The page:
Ukraine’s negotiators want word ‘Russians’ to be forgotten

Ukraine’s negotiators want word ‘Russians’ to be forgotten

Mikhail Podoliak, one of Ukraine's negotiators, said he wanted the very word 'Russians' forgotten in the Ukrainian regions that are currently not held by Kiev.

One of the top negotiators representing Ukraine in the stalled peace talks with Russia has apparently called for the extermination of those who call themselves the authorities in the Donetsk and Lugansk People s Republics, recognized in late February by Russia as independent states.

Mikhail Podoliak, an adviser to the head of the Office of Ukrainian President Volodymyr Zelensky's office in Ukraine, expressed the wish that all these criminal elements that call themselves the authorities there be gone, physically gone once the Ukrainian military retakes Donbass.

Podoliak continued to define Ukraine's primary priority as liberating, and doing so in as tough a manner as possible, with respect to collaborators as well as Russian troops Kherson Region and Zaporozhye Region in the south of Ukraine. Retaking the areas would help Kiev regain access to the Sea of Azov, something Ukraine needs, according to the adviser.

The official said he wants the word Russians to be forgotten and consigned to history in the Kharkov region, which borders Russia, and where Kiev is mounting a counter-offensive as well as in the Lugansk and Donetsk regions, which were recognized as independent by Moscow in late February.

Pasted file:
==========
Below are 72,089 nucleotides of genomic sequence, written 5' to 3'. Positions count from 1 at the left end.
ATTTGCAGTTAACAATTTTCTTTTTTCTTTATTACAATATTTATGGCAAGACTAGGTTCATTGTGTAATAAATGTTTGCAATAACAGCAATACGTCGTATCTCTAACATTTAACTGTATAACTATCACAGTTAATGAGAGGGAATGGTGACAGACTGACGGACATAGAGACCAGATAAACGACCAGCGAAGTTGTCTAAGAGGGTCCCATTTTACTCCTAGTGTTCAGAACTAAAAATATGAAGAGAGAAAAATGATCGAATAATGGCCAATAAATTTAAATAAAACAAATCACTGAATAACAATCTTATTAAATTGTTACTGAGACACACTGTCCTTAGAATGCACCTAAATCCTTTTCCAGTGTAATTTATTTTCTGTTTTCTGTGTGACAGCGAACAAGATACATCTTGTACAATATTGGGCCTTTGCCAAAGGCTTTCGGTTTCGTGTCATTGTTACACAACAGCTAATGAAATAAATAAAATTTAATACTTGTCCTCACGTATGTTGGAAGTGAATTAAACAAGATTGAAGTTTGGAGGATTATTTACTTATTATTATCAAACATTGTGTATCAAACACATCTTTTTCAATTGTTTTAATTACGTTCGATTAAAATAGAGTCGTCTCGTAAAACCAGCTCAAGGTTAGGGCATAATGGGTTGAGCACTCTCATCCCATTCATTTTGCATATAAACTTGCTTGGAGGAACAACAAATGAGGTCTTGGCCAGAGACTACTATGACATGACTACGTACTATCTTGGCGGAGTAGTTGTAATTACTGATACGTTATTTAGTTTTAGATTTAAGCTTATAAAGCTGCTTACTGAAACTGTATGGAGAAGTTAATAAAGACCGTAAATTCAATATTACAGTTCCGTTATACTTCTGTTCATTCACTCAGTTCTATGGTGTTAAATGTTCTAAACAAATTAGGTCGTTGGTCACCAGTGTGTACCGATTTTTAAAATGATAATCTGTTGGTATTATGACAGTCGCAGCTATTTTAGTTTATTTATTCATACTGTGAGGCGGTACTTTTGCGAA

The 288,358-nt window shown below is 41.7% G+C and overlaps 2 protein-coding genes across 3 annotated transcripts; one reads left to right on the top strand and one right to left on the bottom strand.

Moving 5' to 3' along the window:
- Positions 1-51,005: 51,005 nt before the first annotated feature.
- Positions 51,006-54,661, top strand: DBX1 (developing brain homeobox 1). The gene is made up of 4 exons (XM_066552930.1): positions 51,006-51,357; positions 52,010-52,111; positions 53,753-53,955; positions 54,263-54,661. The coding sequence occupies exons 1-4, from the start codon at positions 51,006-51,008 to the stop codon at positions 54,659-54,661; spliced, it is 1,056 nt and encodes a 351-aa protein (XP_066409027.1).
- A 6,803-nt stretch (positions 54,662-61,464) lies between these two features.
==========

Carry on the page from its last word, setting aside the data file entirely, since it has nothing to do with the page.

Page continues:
Podoliak took part in the peace negotiations between Moscow and Kiev in late February, shortly after Russia attacked the neighboring state. Several rounds of talks took place in Belarus, as well as via a video link throughout March, with both sides reporting modest progress.

The two delegations met in Istanbul on March 29 with Russia's chief negotiator, Vladimir Medinsky, the following day claiming that Ukraine had agreed in principle to become a neutral state, renounce its desire to obtain nuclear weapons and conduct troop exercises only with the consent of the guarantor states, including Russia.

In early April, Kiev accused Russian troops who had held the area of committing atrocities after the discovery of mass graves allegedly containing bodies of Ukrainian civilians in the town of Bucha. President Volodymyr Zelensky said that the supposed crimes against civilians complicated further dialogue. Russia has denied any involvement and insisted that the harrowing scenes in Bucha had been staged by Ukrainian forces to frame the retreating Russian troops. Moscow claimed that Ukrainian officials had moved away from some of the key points agreed upon in Istanbul.

On April 12, Russian President Vladimir Putin said the peace talks had returned to a deadlock after Ukraine refused to recognize Crimea as Russian and the Donbass republics as independent.

In early May Ukrainian newspaper Ukrayinska Pravda ran a report suggesting UK Prime Minister Boris Johnson's visit to Kiev on April 9 that emboldened Ukraine's leadership and led them to abandon attempts at a peaceful resolution to the conflict. According to the outlet, Johnson made it clear that the West was opposed to Ukraine signing any kind of agreement with Russia, citing officials close to Zelensky.

The Russian Deputy Foreign Minister Andrey Rudenko indicated on Thursday that Russia was ready to restart the talks, adding that it was our Ukrainian partners who had put the negotiations on hold.